Authors: Anna Goc, Aleksandra Niedzwiecki, Matthias Rath
Presented at: ASM Microbe 2017; June 1–5, 2017 | New Orleans, LA
Published in: ASM Microbe 2017 Final Program; Poster # SUNDAY-320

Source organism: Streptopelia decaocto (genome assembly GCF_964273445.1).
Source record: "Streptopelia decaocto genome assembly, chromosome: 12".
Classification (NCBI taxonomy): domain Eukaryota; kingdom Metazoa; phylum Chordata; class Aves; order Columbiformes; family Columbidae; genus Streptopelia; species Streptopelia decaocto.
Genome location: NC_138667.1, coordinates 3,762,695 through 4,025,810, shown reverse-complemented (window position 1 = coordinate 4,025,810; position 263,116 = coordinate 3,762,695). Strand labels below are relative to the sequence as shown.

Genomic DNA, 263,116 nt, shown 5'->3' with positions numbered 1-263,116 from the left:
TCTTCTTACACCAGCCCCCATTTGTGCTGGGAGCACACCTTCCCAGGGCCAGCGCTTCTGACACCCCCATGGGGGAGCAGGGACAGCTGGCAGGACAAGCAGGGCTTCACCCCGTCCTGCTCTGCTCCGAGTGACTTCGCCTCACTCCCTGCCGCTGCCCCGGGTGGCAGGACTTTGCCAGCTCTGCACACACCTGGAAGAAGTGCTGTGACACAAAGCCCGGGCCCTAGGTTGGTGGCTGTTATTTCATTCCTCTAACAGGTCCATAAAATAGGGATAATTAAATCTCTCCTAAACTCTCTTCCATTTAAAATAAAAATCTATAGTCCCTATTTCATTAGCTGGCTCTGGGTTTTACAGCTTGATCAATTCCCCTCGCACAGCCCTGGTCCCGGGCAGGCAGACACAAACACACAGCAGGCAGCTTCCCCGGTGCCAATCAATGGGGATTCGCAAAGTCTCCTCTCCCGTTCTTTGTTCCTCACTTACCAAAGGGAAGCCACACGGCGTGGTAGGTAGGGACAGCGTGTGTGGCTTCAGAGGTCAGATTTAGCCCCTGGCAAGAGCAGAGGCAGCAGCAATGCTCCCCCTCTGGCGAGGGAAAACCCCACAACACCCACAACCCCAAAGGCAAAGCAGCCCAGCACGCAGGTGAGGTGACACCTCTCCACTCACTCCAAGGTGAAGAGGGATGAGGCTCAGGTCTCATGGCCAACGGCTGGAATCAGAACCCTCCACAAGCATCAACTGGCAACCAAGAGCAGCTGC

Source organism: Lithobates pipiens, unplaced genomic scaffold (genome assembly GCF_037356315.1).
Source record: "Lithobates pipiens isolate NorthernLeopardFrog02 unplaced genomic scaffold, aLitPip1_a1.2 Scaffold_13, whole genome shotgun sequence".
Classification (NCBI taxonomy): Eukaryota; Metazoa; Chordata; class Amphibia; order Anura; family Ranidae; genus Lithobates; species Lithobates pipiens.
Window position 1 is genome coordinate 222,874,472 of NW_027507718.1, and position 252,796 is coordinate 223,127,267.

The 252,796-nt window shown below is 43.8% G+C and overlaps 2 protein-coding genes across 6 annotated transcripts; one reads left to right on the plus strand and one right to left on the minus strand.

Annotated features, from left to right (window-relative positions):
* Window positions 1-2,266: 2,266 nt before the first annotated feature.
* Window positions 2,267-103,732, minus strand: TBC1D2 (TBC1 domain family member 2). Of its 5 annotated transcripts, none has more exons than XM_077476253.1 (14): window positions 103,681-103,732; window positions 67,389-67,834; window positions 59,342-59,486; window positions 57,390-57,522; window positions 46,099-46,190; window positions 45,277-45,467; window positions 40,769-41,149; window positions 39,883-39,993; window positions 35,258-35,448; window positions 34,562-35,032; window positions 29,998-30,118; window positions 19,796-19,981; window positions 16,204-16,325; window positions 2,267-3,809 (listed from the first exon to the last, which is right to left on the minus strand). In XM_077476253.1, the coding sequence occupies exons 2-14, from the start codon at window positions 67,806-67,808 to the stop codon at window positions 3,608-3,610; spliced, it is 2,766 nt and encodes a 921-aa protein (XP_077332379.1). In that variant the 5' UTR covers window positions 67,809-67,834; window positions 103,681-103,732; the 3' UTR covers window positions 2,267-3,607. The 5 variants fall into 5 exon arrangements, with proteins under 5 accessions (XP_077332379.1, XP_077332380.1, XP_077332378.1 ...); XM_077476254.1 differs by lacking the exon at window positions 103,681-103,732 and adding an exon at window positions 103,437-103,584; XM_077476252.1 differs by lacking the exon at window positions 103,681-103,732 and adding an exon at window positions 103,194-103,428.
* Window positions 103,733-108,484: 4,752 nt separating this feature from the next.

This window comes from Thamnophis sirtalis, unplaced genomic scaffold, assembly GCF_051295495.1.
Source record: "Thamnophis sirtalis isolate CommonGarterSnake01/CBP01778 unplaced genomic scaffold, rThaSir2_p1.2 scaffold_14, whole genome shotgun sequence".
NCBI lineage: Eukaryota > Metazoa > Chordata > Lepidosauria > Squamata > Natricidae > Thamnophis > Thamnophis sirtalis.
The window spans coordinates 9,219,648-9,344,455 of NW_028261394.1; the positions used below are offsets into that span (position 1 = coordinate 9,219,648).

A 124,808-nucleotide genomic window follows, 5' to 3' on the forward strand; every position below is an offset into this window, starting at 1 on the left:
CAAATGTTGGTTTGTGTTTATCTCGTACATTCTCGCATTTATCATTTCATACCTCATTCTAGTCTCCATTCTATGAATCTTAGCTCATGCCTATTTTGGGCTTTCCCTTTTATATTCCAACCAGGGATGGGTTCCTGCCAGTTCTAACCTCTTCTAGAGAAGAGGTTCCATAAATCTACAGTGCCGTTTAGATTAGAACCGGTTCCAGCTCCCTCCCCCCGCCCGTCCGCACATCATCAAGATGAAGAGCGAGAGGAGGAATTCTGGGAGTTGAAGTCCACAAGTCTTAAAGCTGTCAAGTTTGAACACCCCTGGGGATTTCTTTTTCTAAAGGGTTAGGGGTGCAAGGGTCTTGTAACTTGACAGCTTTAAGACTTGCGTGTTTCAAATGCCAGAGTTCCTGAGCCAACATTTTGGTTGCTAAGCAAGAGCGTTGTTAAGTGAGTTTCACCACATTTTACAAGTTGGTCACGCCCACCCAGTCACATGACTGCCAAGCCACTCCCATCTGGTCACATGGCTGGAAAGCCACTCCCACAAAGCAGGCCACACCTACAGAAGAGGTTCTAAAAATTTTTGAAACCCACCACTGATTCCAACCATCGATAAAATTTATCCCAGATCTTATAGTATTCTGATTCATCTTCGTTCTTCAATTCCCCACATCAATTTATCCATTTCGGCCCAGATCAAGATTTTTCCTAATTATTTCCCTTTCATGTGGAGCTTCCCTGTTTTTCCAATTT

Abstract: Lyme disease is a multi-systemic bacterial infection transmitted by ticks that has emerged as the most common vector-borne disease in the USA and Europe. Current conventional antibiotic therapies are associated with well-known side effects and are not fully effective toward the persistent form of the disease, which calls for the development of new therapeutics. Naturally derived substances that could work synergistically or additively to display higher efficacy compared to the individual components may serve as such an alternative for Lyme patients. Over 50 non-synthetic plant-derived active compounds and extracts were in vitro tested individually and in combinations against active and persistent forms of B. burgdorferi (prevalent in the USA) and B. garrini (prevalent in Europe). Several of these compounds, individually and in combinations, showed high efficacy in eliminating all forms (spirochetes, round bodies and biofilm) of studied Borrelia spp. Based on in vivo results and human study, the defined combination of these most active compounds may play an important role in combating Borrelia spp. serving as an adjunct or alternative treatment. The study reported here is a part of an ongoing preclinical development plan that could form the basis for clinical trials.